A one-way analysis of variance was performed to test the differences in mean daily dietary sodium intake (by FFQ) between the four categories of frequency of intake of the studied food products. Multiple comparisons between categories were conducted by the Bonferroni method. Additionally, univariable and multivariable linear regression analyses were performed to test the linear association between the categories of frequency of intake of each studied food product and daily dietary sodium intake (mg). Regression coefficients (β) and 95% confidence intervals (95% CI) for β were estimated for all food frequencies, considering the frequency of intake ‘≤3 times/month or never’ as the reference category. All multivariable linear models were adjusted for age, sex, BMI, daily energy intake (kcal/day), and frequency of consumption of bacon, ham, sausages and cheeses (as measured in their original 10-option frequency scale). Since only one 24 h urine sample was collected from each participant, and frequency of intake of the studied food products was evaluated by the FFQ for a 1-year timeframe, daily dietary sodium intake estimates considered for these analyses were based on the assessment by the FFQ instead of the 24-h urinary sodium excretion.
Univariable and multivariable logistic regression analyses were conducted to estimate the unadjusted and adjusted odds ratios (OR) and 95% CI of having EBP (SBP ≥ 120 mmHg and/or DBP ≥ 80 mmHg) among participants that reported to consume bread and other cereal-derived products of interest at least once per week, as compared to those who reported to eat these foods ≤3 times per month or never. Multivariable models were adjusted by factors known to be associated with blood pressure such as age, sex, education level, BMI, alcohol consumption, and tobacco use, as well as relevant dietary factors such as intake of energy (kcal/day), potassium (mg/day) and magnesium (mg/day). Also, we adjusted for frequency of intake of bacon, ham, sausages, and cheeses (as measured in their original 10-option frequency scale), since processed meat and cheeses were reported to be among the top 3 dietary sources of sodium in an adult population of Mexico City, as previously mentioned in the introduction section [8
]. A p
value below 0.05 was considered as statistically significant. All statistical analyses and data processing were performed using STATA, version 14 (Stata Corp., College Station, TX, USA) for Mac.
In this study of an adult population from Mexico City, we found a 1.39-fold increased risk of EBP associated with the consumption of 1 piece of bolillo or telera at least once per week, as compared to the reference category of intake (≤3 times per month or never). Importantly, participants consuming 1 bowl of high-fiber breakfast cereal at least once per week were less likely to have EBP.
To our knowledge, this is the first study focusing on the association of bread consumption with blood pressure status, but also the first including Mexican cereal products such as bolillo, telera, and tortilla. Bread and cereal products are widely consumed by the Mexican population; the 2016 National Health and Nutrition Survey [30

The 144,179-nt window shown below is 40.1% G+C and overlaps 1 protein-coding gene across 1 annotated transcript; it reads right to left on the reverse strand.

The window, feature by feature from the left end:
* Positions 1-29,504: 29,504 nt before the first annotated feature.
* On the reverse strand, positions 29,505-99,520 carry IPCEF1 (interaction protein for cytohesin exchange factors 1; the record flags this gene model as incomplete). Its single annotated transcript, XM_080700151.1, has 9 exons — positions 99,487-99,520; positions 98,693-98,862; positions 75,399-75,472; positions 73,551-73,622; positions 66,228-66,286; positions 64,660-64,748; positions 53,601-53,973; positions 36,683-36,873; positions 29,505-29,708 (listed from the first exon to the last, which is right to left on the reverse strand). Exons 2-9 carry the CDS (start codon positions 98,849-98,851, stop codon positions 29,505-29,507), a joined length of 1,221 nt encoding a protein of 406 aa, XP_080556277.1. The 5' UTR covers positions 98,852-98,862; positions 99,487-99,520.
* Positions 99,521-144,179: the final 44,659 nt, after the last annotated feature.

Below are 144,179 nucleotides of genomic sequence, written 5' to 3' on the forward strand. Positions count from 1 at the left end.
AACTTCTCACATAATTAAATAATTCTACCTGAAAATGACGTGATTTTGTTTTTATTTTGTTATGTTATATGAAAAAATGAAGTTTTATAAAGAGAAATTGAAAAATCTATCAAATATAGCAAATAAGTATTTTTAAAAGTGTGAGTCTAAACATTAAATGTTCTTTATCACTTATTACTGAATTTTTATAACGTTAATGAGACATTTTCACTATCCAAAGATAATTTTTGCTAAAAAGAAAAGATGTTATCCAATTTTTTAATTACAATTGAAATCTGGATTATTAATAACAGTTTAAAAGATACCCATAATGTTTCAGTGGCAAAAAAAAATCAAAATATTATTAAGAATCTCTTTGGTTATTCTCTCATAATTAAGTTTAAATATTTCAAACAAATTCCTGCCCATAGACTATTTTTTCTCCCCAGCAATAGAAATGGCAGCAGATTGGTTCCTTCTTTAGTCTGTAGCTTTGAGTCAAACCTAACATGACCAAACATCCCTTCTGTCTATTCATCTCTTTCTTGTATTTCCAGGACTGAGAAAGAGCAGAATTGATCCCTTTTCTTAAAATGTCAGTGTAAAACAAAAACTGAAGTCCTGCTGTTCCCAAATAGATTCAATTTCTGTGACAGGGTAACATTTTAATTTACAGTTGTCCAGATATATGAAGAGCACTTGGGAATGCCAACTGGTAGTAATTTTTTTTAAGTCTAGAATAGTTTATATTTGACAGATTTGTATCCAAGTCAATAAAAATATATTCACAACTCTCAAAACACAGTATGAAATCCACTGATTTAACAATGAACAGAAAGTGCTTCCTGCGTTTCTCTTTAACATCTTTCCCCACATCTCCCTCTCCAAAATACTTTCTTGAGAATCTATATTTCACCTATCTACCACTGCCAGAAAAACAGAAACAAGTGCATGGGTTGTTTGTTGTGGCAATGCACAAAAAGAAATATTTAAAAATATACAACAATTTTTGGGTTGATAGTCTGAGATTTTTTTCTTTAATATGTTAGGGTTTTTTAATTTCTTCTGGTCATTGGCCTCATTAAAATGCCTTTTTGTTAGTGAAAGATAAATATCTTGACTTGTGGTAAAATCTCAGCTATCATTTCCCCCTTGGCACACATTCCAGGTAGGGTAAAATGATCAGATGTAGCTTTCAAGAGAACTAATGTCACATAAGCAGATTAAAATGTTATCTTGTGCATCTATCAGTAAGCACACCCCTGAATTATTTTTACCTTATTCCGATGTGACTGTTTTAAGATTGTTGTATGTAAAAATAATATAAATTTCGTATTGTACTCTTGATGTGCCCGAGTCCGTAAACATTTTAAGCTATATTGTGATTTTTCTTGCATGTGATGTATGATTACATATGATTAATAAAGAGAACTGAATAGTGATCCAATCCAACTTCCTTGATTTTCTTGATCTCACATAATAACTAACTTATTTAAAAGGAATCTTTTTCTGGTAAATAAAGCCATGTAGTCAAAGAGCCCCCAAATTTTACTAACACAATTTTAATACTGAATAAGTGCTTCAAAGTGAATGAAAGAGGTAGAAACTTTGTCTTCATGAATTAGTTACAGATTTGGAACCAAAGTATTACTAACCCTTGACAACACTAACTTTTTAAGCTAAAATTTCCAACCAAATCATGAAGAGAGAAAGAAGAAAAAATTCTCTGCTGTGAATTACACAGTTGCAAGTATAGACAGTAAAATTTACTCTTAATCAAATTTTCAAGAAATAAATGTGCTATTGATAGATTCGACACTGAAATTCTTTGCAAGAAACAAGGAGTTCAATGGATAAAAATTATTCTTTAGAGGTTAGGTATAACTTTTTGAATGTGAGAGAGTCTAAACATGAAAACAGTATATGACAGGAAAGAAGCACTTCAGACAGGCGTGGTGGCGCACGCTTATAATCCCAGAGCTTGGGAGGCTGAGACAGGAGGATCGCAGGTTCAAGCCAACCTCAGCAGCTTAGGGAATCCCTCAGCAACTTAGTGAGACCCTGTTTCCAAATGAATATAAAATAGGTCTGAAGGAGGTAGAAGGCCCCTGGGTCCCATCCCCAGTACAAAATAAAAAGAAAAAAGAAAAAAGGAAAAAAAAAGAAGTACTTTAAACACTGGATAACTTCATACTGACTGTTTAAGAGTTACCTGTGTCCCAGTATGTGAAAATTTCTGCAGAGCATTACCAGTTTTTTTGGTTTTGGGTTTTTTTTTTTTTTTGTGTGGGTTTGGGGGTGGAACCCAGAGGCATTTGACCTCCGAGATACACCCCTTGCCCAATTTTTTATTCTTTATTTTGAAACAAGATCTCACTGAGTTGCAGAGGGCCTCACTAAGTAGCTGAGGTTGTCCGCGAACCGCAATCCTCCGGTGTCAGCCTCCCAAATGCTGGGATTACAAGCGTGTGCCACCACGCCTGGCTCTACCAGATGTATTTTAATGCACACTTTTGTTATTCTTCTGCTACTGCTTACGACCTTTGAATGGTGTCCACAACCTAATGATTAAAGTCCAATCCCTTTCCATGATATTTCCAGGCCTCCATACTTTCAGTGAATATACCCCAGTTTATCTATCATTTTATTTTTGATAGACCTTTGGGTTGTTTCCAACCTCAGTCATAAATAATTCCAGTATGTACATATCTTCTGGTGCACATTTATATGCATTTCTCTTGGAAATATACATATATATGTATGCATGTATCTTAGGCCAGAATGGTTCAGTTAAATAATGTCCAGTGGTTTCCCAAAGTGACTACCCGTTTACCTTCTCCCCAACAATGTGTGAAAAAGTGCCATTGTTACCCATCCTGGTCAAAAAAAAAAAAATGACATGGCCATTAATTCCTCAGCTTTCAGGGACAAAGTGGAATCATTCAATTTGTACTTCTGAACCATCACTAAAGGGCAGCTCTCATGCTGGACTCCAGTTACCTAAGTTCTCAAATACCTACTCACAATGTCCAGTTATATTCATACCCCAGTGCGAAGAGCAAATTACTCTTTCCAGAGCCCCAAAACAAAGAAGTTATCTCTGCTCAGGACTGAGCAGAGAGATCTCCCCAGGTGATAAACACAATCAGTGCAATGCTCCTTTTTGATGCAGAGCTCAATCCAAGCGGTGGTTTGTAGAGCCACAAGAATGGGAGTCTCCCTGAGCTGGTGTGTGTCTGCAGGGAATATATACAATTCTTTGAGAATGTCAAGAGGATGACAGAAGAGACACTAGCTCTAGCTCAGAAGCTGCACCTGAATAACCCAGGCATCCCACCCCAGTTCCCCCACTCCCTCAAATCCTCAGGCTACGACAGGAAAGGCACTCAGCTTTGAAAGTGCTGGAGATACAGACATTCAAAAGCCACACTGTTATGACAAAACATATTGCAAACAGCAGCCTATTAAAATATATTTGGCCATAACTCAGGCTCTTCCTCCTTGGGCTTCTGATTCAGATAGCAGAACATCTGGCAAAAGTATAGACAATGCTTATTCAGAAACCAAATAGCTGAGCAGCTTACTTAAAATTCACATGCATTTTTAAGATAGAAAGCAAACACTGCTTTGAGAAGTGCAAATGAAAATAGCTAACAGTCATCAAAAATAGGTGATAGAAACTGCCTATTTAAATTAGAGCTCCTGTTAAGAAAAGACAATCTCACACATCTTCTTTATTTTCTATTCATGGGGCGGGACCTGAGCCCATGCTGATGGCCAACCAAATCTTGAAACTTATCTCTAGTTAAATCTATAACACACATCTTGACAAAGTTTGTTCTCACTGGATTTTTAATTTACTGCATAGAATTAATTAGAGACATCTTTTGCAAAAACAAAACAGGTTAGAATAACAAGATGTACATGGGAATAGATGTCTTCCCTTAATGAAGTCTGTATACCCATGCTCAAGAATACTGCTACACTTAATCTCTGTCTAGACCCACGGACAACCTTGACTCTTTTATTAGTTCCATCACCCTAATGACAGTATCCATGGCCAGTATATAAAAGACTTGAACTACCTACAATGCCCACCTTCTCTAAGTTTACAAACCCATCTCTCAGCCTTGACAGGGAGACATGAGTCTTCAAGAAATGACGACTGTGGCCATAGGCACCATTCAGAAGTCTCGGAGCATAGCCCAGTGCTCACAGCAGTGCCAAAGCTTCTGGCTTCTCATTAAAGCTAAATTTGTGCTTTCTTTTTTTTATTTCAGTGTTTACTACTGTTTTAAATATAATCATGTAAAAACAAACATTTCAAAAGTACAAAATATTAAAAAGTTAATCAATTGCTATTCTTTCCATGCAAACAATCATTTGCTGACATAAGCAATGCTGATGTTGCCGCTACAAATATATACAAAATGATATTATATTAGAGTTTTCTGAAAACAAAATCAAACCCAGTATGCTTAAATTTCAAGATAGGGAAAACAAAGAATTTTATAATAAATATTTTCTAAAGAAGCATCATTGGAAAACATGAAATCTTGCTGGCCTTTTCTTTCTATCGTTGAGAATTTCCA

] reported that the proportion of subjects consuming sweet cereal (breakfast cereal with sugar or chocolate added, biscuits, sweet bakery goods), was 45.6% at the national level and 54.2% among those living in Mexico City. Mendoza et al. [31
] analyzed the cost per calorie of 153 different food items and food groups whose intake was evaluated in the 2012 National Health and Nutrition Survey of Mexico, finding that corn and wheat flour tortillas, tamales, cereals, and grain-based desert were among the foods with the lowest cost per calorie [31
]. Additionally, energy intake from wheat products has increased in Mexico during recent decades; Moreno-Altamirano et al. [32
] analyzed changes in dietary patterns in the Mexican population and found an increase in the calories provided by wheat products from 246 kcal/person/day in 1961 to 280 kcal/person/day in 2009. A 7-y follow-up cohort study in an urban Mexican population found that a refined-food dietary pattern, characterized by a high consumption of refined grains, corn tortilla, alcohol, and soft drinks was linked to a higher 10-y predicted CVD risk according to the Framingham risk score [33
In our study, after adjustment for age, sex, education level, BMI, alcohol consumption, tobacco use, intake of energy (kcal/day), potassium (mg/day), and magnesium (mg/day), as well as frequency of intake of bacon, ham, sausages and cheeses, consumption of 1 piece of refined-grain products such as bolillo or telera ≥once per week was associated with a significant increased risk of EBP. Even though we did not find a clear adjusted linear association between categories of frequency of intake of bolillo or telera with daily sodium intake, the category representing the highest frequency of intake (≥ once per day) did show a meaningful positive β for daily sodium intake (Table 3
). It is important to point out that corn tortilla, a typically low-sodium food (11.4 mg/sodium/1 piece and 40 mg/sodium/100 g), was not associated with daily sodium intake or EBP in this study population. Corn tortilla is a staple food in Mexico and it is present in almost every meal; however, it has been reported that the kcal/day/person from corn-based products in Mexico has decreased in the last decades, in contrast to the increase observed in this same indicator for wheat-based products as highlighted above [32